Monday, April 9, 2007
How Not to Just Write About What Your Dog Did
A lot of instructors like to start a writing course with some descriptive writing. It gives students a chance to work on some writing skills that they often don't pay much attention to when they're super concerned about proving a thesis, and the ability to describe something well is often the first step in analyzing or discussing something. We've already begun to see students coming into the Writing Center this term with descriptive writing assignments.
Here's a common problem we see students encounter in writing descriptively. This Writing Center Blogger teaches writing courses, and often asks students to write a descriptive essay about a neighborhood they lived in. Here, in a condensed and a little bit silly form, is how that essay sometimes goes a bit wrong:
The best neighborhood I ever lived in was in southeast Portland. I lived there with my mom, my brother, and my dog Rusty, which is the dog I had when I was seven, which is when I lived in this neighborhood--did I mention that? Rusty was the greatest dog in the world. I used to walk him in that neighborhood all the time, and a lot of the time I would let him off his leash, because there was a lot of room in that neighborhood. Man, Rusty could run fast! And he was so beautiful when he was running so fast! Those were some of my favorite times, when I let Rusty loose in that neighborhood.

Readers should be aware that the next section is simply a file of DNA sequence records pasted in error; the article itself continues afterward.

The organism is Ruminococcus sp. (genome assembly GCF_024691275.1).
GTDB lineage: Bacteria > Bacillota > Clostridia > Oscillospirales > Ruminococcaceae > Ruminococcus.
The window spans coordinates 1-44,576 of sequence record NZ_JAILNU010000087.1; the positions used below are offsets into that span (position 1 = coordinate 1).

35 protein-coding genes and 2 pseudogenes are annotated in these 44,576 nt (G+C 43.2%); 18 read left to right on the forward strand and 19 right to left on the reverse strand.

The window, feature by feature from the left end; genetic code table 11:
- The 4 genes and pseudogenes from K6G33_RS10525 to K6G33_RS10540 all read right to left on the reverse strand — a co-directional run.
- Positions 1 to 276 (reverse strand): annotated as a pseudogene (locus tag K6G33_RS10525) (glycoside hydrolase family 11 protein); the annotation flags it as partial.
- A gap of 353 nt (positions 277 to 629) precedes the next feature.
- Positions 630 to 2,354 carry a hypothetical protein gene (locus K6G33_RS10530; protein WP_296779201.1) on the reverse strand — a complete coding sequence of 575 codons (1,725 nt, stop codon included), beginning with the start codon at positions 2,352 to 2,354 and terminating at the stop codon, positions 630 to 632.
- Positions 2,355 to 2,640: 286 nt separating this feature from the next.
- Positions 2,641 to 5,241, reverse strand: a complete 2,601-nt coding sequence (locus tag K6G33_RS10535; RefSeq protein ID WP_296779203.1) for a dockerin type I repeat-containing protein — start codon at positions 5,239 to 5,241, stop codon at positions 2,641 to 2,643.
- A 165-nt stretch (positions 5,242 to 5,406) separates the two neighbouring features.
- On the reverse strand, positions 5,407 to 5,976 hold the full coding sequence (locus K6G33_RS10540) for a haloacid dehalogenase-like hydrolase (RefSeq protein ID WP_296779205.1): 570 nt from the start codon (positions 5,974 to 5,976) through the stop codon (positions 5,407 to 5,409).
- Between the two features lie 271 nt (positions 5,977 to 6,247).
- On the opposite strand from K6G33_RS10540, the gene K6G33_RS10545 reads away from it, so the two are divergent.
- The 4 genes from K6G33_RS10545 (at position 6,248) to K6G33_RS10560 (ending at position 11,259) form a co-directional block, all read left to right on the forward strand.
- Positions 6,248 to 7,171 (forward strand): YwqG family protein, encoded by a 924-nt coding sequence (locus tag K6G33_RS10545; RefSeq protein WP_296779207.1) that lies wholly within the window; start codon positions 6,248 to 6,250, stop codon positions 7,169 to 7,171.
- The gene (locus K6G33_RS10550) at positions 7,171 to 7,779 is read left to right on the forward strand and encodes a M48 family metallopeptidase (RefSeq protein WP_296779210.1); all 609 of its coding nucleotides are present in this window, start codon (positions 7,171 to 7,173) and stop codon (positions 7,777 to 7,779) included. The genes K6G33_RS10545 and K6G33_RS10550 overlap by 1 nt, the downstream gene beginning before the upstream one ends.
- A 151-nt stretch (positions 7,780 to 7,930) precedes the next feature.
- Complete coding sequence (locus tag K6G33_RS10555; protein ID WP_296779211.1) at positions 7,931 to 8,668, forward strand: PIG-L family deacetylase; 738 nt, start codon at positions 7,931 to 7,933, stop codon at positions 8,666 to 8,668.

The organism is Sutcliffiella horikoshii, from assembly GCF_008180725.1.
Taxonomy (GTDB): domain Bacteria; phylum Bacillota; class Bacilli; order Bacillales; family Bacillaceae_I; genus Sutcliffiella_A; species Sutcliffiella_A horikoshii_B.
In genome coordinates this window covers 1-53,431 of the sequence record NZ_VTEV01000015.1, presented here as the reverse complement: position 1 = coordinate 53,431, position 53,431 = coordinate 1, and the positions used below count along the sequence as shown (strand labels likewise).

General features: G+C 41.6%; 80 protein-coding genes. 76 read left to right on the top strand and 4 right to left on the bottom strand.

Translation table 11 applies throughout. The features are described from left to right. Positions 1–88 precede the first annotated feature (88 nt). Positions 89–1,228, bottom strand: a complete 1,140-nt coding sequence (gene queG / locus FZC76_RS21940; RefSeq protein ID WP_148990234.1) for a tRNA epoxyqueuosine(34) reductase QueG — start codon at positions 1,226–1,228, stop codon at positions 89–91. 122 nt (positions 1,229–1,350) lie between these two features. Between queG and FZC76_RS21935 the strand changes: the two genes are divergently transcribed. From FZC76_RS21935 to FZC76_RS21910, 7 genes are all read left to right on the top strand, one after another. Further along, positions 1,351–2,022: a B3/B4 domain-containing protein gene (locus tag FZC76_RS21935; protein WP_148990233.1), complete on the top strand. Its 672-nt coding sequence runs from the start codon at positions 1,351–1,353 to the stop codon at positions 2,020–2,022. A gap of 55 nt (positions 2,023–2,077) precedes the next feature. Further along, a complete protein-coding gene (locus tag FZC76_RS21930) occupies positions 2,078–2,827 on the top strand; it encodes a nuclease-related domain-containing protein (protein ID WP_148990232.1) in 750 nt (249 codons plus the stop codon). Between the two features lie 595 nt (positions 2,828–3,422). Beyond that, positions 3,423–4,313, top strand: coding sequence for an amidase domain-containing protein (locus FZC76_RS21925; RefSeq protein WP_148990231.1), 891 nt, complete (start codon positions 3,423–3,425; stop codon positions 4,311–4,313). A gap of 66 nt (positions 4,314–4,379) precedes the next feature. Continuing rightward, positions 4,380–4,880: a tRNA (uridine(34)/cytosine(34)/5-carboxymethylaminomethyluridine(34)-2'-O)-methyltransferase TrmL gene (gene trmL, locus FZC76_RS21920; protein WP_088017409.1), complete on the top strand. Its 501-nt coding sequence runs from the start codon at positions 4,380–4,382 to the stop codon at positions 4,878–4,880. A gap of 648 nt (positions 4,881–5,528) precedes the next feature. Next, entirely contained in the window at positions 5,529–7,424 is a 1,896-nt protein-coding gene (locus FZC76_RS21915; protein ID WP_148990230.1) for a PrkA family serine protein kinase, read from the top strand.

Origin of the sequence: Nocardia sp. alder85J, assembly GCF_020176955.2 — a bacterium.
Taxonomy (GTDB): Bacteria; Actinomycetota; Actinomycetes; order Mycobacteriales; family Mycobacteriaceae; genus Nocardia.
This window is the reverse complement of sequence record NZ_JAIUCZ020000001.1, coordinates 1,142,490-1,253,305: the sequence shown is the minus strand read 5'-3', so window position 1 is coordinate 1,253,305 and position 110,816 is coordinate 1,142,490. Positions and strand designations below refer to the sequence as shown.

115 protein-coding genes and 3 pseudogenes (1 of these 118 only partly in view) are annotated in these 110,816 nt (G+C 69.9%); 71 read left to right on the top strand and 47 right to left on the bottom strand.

You know what else Rusty could do? He could jump super high. He used to jump all over that neighborhood. I remember a time that we had him in our backyard, and then some time during the afternoon I looked out the window and I was like, Uh...where's Rusty? He had jumped over the backyard fence. Then he had jumped over the fence of the people whose yard was next to ours, and then he had jumped over some more fences. I found him two hours later, jumping up and dunking basketballs at the park. Man, Rusty was beautiful when he dunked. He would storm right into the lane and just, BAM! Dipsy doo dunkeroo! He wasn't afraid. Rusty was awesome. And I haven't even started to talk about what he could do on defense.
The essay goes on this way. When you're writing naturally and with enthusiasm, it can often feel great, and before you know it you've filled up the required number of pages. But here's the thing: This essay has described almost nothing about that neighborhood. It might seem, while writing it, that it's about the neighborhood. After all, all of these Rusty stories take place in the neighborhood. But that's also kind of the problem: the essay features a lot of stories, but not a lot of description.
Description and narrative are different things. Narratives can include descriptions, and descriptions can include narratives. But there are times when a writer can easily let the narrative kind of swamp the description. If you're being asked to write something descriptive, make sure it's primarily descriptive, and not, secretly, pretty much just narrative.